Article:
Management probably tried several things before coming up with the “winning formula” because quite a few things got ignored in the acquisition process. That meant that the turnaround probably was not noticeable for some time. The decision to focus the company on the remaining business (as well as deciding the remaining business to focus on) was made at the same time the decision was made to divest noncore businesses. The fact that it took this long to show results to shareholders shows the depth of the challenges faced by the company when the new CEO took over.
The other thing that management noted is that free cash flow should pick up the pace from here. That took considerable worries away about the future of the dividend. When cash flow decreased last quarter, the first thing that came out was debt worries and dividend cuts. But it really was much too early to be able to tell whether the cash flow issues were permanent or transitory. Right now, it appears the issues are transitory.
Free Cash Flow
Free cash flow is the remaining worry that may flare up again.
The reason is shown above. The market has long been worried about repaying a considerable debt load. The year-to-date numbers do not exactly inspire confidence even though the quarterly number is headed in the right direction.
Therefore, management needs to demonstrate that free cash flow will continue to grow to not only provide the nice cushion for dividends shown above, but also to properly handle the debt balance. Obviously, Mr. Market wants a lower debt ratio and probably lower debt as well. But the nice thing about an upside surprise is the market will likely expect a continuation of the positive trend established above.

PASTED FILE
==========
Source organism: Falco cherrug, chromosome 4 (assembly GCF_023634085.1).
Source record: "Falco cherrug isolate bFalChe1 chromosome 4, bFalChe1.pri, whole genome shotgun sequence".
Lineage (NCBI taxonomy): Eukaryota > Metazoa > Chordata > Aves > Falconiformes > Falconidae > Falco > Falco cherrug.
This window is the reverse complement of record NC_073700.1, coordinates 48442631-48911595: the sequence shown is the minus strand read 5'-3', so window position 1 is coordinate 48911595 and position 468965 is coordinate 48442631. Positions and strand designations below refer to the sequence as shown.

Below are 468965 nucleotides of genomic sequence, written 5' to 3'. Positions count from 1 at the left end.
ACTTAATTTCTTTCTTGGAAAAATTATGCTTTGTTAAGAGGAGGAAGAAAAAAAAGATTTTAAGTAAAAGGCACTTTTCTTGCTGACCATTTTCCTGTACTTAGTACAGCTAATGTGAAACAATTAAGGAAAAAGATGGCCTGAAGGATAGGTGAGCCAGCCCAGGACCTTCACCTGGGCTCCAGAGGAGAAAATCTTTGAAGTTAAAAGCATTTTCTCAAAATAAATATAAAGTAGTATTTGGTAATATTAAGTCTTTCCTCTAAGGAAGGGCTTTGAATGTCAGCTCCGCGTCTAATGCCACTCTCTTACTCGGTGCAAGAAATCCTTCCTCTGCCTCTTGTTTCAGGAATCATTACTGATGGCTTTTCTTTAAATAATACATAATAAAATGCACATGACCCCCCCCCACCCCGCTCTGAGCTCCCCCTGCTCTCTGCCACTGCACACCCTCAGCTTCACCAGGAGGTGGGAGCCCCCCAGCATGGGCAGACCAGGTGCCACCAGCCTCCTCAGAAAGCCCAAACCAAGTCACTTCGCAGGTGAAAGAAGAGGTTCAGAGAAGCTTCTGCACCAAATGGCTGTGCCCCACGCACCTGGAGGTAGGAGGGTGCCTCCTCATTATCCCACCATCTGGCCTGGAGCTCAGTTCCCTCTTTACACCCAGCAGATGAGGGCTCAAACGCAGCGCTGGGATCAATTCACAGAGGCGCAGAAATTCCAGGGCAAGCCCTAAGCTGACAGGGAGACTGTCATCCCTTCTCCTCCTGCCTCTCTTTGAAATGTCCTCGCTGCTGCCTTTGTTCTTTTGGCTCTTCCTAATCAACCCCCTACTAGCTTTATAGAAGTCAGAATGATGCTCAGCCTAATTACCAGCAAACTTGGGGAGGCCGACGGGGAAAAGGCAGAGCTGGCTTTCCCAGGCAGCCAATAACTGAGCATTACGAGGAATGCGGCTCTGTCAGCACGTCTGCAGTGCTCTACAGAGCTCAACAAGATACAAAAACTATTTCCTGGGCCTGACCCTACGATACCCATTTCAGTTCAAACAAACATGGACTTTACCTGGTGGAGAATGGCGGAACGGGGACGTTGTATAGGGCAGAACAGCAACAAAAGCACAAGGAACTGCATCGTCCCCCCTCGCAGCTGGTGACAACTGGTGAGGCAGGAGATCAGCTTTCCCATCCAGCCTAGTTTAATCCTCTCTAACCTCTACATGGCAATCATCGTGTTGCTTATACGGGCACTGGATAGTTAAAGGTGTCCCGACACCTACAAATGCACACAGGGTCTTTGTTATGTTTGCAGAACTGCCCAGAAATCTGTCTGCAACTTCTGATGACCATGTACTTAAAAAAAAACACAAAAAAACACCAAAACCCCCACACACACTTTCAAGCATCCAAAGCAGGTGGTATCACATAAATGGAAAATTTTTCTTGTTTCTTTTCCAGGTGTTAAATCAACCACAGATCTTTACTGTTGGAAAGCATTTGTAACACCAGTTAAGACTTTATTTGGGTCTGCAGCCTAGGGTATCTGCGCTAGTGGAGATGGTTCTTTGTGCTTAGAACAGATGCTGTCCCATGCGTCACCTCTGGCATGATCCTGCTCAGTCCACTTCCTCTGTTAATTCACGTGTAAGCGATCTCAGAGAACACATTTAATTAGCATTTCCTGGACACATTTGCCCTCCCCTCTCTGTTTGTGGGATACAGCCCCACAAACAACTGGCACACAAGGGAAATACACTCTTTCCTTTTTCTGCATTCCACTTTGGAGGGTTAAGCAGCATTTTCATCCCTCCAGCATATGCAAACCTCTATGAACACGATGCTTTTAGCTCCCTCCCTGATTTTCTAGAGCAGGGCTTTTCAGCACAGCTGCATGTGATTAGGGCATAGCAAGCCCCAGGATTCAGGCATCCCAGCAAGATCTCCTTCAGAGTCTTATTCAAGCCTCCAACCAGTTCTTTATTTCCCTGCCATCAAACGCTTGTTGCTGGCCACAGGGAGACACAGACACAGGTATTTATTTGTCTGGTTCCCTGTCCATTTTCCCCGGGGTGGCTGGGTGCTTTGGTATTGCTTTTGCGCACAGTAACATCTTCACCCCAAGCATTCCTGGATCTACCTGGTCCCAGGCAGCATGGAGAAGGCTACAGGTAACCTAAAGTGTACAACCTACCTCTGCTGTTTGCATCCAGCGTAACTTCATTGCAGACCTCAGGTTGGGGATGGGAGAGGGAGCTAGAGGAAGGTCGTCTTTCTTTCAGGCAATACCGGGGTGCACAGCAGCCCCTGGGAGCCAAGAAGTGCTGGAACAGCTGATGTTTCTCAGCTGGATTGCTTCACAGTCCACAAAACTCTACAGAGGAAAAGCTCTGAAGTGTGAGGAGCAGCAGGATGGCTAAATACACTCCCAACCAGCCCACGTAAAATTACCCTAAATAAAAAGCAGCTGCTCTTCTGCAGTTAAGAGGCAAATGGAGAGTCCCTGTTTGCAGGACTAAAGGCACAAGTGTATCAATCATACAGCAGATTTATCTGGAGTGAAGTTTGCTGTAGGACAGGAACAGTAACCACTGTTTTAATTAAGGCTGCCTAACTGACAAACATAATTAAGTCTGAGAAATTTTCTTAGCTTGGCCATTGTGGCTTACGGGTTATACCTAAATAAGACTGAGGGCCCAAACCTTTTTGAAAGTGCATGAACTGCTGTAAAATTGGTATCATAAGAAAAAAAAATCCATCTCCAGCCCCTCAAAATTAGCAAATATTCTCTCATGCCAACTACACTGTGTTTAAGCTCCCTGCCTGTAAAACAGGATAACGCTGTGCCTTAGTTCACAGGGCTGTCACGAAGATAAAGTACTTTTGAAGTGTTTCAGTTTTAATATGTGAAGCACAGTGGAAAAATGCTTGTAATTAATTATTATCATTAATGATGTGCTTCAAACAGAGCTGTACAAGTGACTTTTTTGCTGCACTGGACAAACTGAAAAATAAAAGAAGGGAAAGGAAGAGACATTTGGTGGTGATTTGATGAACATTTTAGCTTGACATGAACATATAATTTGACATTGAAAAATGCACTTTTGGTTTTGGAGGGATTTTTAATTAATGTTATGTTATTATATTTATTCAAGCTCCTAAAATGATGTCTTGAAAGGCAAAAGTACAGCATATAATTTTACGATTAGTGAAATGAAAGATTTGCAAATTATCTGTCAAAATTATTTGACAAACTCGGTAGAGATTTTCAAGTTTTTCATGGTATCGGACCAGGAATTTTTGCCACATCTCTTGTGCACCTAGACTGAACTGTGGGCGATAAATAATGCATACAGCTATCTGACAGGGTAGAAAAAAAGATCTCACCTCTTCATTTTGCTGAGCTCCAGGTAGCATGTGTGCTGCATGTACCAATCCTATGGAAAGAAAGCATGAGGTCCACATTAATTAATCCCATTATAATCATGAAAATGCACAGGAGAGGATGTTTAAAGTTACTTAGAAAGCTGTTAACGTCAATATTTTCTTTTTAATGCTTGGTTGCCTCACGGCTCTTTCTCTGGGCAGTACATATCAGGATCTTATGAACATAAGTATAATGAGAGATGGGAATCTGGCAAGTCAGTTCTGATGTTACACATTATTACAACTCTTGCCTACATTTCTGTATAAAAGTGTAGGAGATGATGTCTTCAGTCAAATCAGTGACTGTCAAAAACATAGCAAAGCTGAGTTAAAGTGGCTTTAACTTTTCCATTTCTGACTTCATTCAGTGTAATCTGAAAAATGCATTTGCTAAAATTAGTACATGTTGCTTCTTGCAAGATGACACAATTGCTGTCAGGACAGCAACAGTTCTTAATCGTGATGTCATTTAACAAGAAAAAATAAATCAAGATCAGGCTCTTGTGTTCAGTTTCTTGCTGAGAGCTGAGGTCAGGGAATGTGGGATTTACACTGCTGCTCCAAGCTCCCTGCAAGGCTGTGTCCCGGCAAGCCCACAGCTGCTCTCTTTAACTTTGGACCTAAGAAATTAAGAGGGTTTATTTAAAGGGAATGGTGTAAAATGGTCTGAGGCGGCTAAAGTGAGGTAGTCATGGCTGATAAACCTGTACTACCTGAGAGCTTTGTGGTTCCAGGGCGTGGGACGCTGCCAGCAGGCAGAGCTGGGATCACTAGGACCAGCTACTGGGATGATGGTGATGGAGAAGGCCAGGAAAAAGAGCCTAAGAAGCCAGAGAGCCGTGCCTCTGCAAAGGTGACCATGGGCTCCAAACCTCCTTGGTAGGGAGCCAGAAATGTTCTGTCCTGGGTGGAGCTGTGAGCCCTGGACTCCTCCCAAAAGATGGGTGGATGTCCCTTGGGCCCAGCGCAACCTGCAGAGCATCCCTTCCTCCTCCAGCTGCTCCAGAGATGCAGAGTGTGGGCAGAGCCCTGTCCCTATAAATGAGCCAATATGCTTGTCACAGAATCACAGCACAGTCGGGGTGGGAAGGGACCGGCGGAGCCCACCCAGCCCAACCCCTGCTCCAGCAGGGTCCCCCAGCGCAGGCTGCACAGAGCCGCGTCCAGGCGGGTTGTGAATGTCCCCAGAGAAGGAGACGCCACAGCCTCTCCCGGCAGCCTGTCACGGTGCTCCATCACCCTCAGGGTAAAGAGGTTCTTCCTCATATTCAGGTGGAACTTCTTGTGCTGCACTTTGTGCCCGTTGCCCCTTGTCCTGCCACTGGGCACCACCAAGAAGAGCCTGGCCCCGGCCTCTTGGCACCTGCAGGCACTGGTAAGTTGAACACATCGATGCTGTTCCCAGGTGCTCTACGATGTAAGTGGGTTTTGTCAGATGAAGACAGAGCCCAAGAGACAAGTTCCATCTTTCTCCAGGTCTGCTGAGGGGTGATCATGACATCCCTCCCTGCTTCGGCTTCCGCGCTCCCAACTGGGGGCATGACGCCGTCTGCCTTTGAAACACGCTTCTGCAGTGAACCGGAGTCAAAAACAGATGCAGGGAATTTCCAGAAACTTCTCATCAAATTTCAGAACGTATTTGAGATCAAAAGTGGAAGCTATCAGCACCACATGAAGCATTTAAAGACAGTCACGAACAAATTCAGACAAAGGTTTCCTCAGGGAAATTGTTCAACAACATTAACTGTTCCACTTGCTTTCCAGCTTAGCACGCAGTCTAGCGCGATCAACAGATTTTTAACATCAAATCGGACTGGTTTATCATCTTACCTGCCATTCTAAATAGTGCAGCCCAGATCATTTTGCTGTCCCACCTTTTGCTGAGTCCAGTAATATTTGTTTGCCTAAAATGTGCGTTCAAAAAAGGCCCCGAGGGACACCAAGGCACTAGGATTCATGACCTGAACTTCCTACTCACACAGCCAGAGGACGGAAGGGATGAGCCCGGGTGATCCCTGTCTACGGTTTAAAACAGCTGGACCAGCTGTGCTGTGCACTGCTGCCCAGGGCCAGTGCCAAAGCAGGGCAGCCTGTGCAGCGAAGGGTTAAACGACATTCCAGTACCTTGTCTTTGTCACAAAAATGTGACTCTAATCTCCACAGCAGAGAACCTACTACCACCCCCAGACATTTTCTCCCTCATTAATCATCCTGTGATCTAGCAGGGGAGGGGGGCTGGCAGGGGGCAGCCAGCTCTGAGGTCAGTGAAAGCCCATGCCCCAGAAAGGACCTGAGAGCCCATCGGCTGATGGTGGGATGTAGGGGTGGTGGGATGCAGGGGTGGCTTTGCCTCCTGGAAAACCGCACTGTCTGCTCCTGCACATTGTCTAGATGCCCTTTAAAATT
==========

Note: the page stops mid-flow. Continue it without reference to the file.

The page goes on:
That should allow for the common stock price to be maintained at a more reasonable level. Management noted that the business can grow quite a bit in the future. But until that is demonstrated for a few quarters, the market is liable to be on pins and needles.
This is often why the beginning part of a turnaround story, or a cyclical recovery is volatile. The market has little to no faith in the future until there is a history that the market can rely upon. Expect Mr. Market to swing to extremes until there is a track record that the company will be meeting its new goals for what is left of the company.